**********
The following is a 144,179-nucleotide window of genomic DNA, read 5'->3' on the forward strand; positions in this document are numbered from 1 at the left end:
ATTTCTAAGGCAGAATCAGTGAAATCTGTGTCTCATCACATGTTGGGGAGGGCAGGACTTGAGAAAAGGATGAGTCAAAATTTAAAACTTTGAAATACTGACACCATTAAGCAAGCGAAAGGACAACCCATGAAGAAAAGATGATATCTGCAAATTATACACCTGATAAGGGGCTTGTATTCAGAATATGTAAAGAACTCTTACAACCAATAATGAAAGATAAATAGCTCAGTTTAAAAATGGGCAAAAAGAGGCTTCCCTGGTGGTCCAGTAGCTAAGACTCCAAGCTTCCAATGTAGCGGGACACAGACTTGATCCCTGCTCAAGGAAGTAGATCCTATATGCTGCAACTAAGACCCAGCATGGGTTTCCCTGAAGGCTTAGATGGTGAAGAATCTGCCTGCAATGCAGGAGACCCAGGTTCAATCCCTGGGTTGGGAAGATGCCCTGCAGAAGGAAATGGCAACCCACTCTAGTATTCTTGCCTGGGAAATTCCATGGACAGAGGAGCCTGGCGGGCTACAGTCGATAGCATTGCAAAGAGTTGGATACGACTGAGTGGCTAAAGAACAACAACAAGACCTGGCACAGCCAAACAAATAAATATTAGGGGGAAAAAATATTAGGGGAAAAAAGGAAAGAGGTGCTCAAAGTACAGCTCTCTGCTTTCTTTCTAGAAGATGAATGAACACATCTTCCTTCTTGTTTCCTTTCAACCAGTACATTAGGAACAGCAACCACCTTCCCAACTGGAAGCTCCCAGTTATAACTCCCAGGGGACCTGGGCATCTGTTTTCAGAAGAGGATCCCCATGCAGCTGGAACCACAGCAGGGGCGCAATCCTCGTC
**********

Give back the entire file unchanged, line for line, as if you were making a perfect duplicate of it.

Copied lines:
The following is a 144,179-nucleotide window of genomic DNA, read 5'->3' on the forward strand; positions in this document are numbered from 1 at the left end:
ATTTCTAAGGCAGAATCAGTGAAATCTGTGTCTCATCACATGTTGGGGAGGGCAGGACTTGAGAAAAGGATGAGTCAAAATTTAAAACTTTGAAATACTGACACCATTAAGCAAGCGAAAGGACAACCCATGAAGAAAAGATGATATCTGCAAATTATACACCTGATAAGGGGCTTGTATTCAGAATATGTAAAGAACTCTTACAACCAATAATGAAAGATAAATAGCTCAGTTTAAAAATGGGCAAAAAGAGGCTTCCCTGGTGGTCCAGTAGCTAAGACTCCAAGCTTCCAATGTAGCGGGACACAGACTTGATCCCTGCTCAAGGAAGTAGATCCTATATGCTGCAACTAAGACCCAGCATGGGTTTCCCTGAAGGCTTAGATGGTGAAGAATCTGCCTGCAATGCAGGAGACCCAGGTTCAATCCCTGGGTTGGGAAGATGCCCTGCAGAAGGAAATGGCAACCCACTCTAGTATTCTTGCCTGGGAAATTCCATGGACAGAGGAGCCTGGCGGGCTACAGTCGATAGCATTGCAAAGAGTTGGATACGACTGAGTGGCTAAAGAACAACAACAAGACCTGGCACAGCCAAACAAATAAATATTAGGGGGAAAAAATATTAGGGGAAAAAAGGAAAGAGGTGCTCAAAGTACAGCTCTCTGCTTTCTTTCTAGAAGATGAATGAACACATCTTCCTTCTTGTTTCCTTTCAACCAGTACATTAGGAACAGCAACCACCTTCCCAACTGGAAGCTCCCAGTTATAACTCCCAGGGGACCTGGGCATCTGTTTTCAGAAGAGGATCCCCATGCAGCTGGAACCACAGCAGGGGCGCAATCCTCGTC